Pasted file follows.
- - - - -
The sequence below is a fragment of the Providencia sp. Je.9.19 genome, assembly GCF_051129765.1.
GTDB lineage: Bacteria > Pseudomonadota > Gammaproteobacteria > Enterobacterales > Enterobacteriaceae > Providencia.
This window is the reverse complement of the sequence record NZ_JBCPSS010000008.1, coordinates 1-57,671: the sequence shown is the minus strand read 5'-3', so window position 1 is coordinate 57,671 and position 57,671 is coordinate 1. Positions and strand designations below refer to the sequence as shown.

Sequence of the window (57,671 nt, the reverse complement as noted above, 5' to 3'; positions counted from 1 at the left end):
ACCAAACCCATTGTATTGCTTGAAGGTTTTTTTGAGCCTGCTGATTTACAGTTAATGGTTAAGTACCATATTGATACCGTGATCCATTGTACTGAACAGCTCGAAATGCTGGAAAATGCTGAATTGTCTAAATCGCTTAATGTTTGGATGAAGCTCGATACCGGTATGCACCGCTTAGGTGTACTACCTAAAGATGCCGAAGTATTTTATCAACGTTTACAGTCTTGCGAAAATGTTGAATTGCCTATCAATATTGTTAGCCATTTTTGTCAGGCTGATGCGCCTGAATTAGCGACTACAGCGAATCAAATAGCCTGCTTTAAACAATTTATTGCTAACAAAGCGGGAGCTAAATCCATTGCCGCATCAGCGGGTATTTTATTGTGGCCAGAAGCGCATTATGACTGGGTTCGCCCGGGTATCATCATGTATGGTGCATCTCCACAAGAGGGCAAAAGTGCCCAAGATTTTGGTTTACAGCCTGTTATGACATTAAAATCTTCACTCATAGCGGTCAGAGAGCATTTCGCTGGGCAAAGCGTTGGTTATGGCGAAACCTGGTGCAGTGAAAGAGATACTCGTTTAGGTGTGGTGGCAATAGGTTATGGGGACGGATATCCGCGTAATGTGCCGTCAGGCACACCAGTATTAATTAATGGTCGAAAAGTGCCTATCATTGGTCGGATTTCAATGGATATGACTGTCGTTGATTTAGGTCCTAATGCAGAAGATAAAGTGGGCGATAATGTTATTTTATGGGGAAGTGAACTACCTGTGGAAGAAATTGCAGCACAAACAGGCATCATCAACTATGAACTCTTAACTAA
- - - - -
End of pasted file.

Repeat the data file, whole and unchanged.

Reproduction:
The sequence below is a fragment of the Providencia sp. Je.9.19 genome, assembly GCF_051129765.1.
GTDB lineage: Bacteria > Pseudomonadota > Gammaproteobacteria > Enterobacterales > Enterobacteriaceae > Providencia.
This window is the reverse complement of the sequence record NZ_JBCPSS010000008.1, coordinates 1-57,671: the sequence shown is the minus strand read 5'-3', so window position 1 is coordinate 57,671 and position 57,671 is coordinate 1. Positions and strand designations below refer to the sequence as shown.

Sequence of the window (57,671 nt, the reverse complement as noted above, 5' to 3'; positions counted from 1 at the left end):
ACCAAACCCATTGTATTGCTTGAAGGTTTTTTTGAGCCTGCTGATTTACAGTTAATGGTTAAGTACCATATTGATACCGTGATCCATTGTACTGAACAGCTCGAAATGCTGGAAAATGCTGAATTGTCTAAATCGCTTAATGTTTGGATGAAGCTCGATACCGGTATGCACCGCTTAGGTGTACTACCTAAAGATGCCGAAGTATTTTATCAACGTTTACAGTCTTGCGAAAATGTTGAATTGCCTATCAATATTGTTAGCCATTTTTGTCAGGCTGATGCGCCTGAATTAGCGACTACAGCGAATCAAATAGCCTGCTTTAAACAATTTATTGCTAACAAAGCGGGAGCTAAATCCATTGCCGCATCAGCGGGTATTTTATTGTGGCCAGAAGCGCATTATGACTGGGTTCGCCCGGGTATCATCATGTATGGTGCATCTCCACAAGAGGGCAAAAGTGCCCAAGATTTTGGTTTACAGCCTGTTATGACATTAAAATCTTCACTCATAGCGGTCAGAGAGCATTTCGCTGGGCAAAGCGTTGGTTATGGCGAAACCTGGTGCAGTGAAAGAGATACTCGTTTAGGTGTGGTGGCAATAGGTTATGGGGACGGATATCCGCGTAATGTGCCGTCAGGCACACCAGTATTAATTAATGGTCGAAAAGTGCCTATCATTGGTCGGATTTCAATGGATATGACTGTCGTTGATTTAGGTCCTAATGCAGAAGATAAAGTGGGCGATAATGTTATTTTATGGGGAAGTGAACTACCTGTGGAAGAAATTGCAGCACAAACAGGCATCATCAACTATGAACTCTTAACTAA